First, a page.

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Bicycling South AfricaBicycling South Africa

Bicycling South Africa January 2019

Bicycling is South Africa’s leading cycling magazine and is aimed at both road and mountain biking enthusiasts. Launched in February 2003, it is published 10 times a year, targeting the fast-growing and affluent lifestyle cycling market – youngsters, adults, professional as well as casual cyclists. The magazine is filled with the best international and local content for every element of the cyclist’s life from training techniques and fitness information to inspiring human interest stories, event news, nutrition and motivation. Bicycling is also South Africa’s leading tester of bikes and gear with over 30% of the monthly magazine dedicated to the latest reviews so our readers can make the best choices.

Pays:
South Africa
Langue:
English
Éditeur:
Media 24 Ltd
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JE M'ABONNE
17.70 CHF
6 Numéros

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join the ride

WELCOME TO OUR NEW-LOOK BICYCLING MAGAZINE. BIGGER FORMAT, BIGGER PICTURES, AND MORE TO READ ABOUT THIS BEAUTIFUL SPORT. So why? In short, we weren’t giving cycling its due. This is about riding beautiful bikes in beautiful places, and there’s no better way to show that than in a bigger-format magazine. // AND WHAT BETTER WAY TO LAUNCH A NEW SIZE THAN WITH OUR ANNUAL BIKE BUYER’S GUIDE? Every year I say the same thing about the BBG: it’s bigger and better than ever! And this year it really is. // WE ALSO INTRODUCE OUR NEW GEAR EDITOR, JON MINSTER, WHO WE THREW IN THE DEEP END – WE TOLD HIM THAT HIS FIRST JOB WAS TO WRITE VIRTUALLY A WHOLE MAGAZINE FULL OF BIKES . But as you will read on page 38, Jon…

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the frame

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singles party

Unlike other endurance events, in which – as a participant – you can take confidence from knowing the organisers have thought of every logistical contingency to make your race easier and safer, the South African Singlespeed Champs and the guys behind it have a slightly different agenda. That said, ‘slightly different’ would be an accurate descriptor for all things related to singlespeed mountain biking. ‘Completely bonkers’ is another phrase used – often by mountain bikers on conventional bikes, with multiple gear ratios. And suspension. Basically, a singlespeed mountain bike is as stripped down a bicycle as one could safely ride on a trail. It has a single chainring up front and a single cog at the back, often no front (and certainly no rear) suspension, and is generally made of steel tubing…

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the event

The Venue This year, it was at the Garden Route Trail Park outside Sedgefield; but it moves to another location every year – last year it was in Nieu Bethesda. Search for ‘SA Singlespeed Champs’ on Facebook. The Bikes Old-school they may be, but that’s not to say they’re old or old-fashioned. These bikes feature the very latest frame geometry, tyres and brakes, and in skilled hands can handle everything a mountain bike trail can throw at them. Some have front suspension forks, but most are fully rigid. The Riders They only look like this once a year. The rest of the time they’re in their lycra jerseys and trail shorts, out riding with everyone else. Most of them are experienced and often very strong riders who’ve competed in all of SA’s…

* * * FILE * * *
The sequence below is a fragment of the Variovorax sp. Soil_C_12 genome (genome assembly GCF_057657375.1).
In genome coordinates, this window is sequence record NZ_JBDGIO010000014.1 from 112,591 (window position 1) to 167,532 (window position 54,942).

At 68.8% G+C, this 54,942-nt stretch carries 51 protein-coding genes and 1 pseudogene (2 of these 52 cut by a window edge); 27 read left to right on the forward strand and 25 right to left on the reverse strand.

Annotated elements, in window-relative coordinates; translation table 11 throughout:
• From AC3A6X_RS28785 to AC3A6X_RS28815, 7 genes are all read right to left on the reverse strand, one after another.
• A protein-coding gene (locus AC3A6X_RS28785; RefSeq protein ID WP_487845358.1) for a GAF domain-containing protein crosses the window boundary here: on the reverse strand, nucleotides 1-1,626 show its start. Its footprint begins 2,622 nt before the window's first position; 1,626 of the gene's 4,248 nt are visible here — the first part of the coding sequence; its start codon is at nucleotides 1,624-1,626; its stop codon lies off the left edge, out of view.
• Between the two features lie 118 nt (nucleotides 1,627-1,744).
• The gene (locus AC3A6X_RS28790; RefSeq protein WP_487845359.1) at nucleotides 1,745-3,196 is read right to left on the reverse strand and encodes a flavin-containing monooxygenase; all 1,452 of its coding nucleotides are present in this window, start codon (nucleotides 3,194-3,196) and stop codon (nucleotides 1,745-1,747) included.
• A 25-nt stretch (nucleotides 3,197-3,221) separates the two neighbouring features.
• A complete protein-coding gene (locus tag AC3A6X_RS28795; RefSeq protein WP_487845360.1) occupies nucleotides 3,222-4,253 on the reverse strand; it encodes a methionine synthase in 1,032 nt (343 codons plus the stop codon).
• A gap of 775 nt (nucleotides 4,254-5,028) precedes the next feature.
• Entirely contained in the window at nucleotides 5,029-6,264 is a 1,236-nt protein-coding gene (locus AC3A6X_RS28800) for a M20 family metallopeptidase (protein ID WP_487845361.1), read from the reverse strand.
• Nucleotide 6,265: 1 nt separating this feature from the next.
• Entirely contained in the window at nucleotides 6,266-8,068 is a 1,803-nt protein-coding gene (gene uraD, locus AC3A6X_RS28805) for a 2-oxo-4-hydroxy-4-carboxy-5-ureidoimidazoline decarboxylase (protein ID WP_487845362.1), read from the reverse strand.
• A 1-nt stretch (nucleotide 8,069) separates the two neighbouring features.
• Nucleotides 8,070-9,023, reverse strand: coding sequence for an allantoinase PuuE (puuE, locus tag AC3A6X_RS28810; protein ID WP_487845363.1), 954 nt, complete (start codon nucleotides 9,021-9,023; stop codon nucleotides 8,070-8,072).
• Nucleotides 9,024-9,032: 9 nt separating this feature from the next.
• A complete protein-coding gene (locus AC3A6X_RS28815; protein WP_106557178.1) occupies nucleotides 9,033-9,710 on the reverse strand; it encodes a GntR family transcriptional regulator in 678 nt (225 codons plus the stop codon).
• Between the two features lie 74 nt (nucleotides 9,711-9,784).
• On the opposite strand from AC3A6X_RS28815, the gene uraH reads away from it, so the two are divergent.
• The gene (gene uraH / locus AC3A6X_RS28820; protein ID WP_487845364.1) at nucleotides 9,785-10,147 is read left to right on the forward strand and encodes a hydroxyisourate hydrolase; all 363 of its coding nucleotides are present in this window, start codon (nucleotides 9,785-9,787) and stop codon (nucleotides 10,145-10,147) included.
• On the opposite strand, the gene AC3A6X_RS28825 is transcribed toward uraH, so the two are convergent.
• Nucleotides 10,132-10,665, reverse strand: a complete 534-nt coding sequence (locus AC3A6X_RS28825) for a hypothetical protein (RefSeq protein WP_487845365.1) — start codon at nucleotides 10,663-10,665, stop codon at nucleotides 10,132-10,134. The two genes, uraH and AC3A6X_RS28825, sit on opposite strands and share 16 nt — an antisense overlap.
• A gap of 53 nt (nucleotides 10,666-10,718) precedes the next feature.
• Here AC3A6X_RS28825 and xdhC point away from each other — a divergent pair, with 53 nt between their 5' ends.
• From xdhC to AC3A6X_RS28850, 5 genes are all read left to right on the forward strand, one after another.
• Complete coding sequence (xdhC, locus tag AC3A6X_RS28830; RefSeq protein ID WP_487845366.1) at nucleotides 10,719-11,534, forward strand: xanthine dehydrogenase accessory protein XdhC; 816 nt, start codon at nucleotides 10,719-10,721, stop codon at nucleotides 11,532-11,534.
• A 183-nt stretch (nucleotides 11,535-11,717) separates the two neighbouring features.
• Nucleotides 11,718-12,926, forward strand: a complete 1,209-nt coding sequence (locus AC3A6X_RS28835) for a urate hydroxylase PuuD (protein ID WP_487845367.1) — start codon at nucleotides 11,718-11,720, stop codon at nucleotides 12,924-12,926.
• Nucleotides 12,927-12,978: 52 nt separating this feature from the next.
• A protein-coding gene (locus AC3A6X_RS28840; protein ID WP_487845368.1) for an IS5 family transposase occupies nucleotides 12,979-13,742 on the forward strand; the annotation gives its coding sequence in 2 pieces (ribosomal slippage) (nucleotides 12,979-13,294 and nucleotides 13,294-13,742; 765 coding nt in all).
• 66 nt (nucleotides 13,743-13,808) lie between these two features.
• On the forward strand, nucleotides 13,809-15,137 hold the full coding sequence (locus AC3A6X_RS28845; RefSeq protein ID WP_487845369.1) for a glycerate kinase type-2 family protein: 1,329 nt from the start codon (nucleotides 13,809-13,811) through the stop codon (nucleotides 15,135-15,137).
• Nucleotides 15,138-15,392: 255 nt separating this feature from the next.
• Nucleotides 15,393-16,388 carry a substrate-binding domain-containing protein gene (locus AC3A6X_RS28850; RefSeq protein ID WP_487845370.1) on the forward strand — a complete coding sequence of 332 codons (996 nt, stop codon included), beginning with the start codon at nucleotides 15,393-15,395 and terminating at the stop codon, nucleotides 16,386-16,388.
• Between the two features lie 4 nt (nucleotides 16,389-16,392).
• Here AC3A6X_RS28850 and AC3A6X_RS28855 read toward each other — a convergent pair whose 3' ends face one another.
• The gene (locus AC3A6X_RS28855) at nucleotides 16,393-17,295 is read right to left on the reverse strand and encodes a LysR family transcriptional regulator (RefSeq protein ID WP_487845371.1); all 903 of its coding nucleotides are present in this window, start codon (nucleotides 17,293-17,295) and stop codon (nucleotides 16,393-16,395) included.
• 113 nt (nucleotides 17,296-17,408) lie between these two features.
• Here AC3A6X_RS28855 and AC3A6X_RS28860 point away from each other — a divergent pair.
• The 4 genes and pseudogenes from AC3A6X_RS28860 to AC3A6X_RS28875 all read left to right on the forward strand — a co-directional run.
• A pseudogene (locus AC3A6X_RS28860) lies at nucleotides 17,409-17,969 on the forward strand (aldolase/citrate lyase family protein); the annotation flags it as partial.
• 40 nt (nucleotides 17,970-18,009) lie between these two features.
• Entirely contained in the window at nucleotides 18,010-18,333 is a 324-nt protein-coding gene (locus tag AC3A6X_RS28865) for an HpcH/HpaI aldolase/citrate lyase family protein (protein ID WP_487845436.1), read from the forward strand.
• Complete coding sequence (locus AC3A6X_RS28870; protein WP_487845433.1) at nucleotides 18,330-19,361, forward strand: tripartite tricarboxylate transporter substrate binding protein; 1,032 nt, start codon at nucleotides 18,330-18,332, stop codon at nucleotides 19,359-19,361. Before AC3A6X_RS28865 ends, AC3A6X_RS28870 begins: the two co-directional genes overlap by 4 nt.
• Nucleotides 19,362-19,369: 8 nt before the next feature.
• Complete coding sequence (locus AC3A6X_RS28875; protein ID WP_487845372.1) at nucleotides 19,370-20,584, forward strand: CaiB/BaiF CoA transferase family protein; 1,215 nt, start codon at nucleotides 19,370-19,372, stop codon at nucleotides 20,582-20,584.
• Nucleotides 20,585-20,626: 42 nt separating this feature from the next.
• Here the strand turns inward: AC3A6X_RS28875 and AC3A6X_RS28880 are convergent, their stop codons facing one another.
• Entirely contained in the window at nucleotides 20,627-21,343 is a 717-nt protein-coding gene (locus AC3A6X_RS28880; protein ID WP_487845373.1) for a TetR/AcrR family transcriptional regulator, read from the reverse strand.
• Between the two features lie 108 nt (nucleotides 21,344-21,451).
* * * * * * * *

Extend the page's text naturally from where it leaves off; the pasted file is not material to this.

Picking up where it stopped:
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fast & lean

INTERVALS. THE VERY WORD TRIGGERS GROANS of dread from even the most training-obsessed cyclist. But these short, misery-inducing efforts offer a huge fitness return for a comparatively small time investment. Even 20- to 30-second micro-intervals have been shown to increase V02 max, burn fat, and improve endurance. And they work fast. “Just two weeks of interval training can enhance your performance,” says Paul Laursen, PhD, an endurance coach and sports scientist. We’ve collected five cycling workouts that all improve your speed and power on the bike. Choose one of the following interval workouts and add it to a ride, no more than twice a week. For each, warm up with easy pedalling for 10 to 15 minutes, and cool down as needed after. Stick with it for (at least) four weeks, and…

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does gravel require a different type of fitness?

THE FIRST TIME I tried a ‘gravel’ event was back in 2012 at D2R2, the Deerfield Dirt Road Randonnée. While the name suggests otherwise, it’s definitely a ‘gravel grinder’ by today’s standards. I’d heard a lot of buzz about how hard it is, and considering the 180km distance, I expected as much. But I shrugged off a friend’s recommendation to prep and pack extra food for the event. I’d done plenty of long, arduous stage races and single-day events – I knew how to suffer. But as I crawled glacially up the final, loose, double-track climb more than 10 hours into the ride, I accepted the hard-earned realisation that gravel events are challenging in ways I had not anticipated. Now gravel is exploding in popularity across the world (and South Africa), and many…

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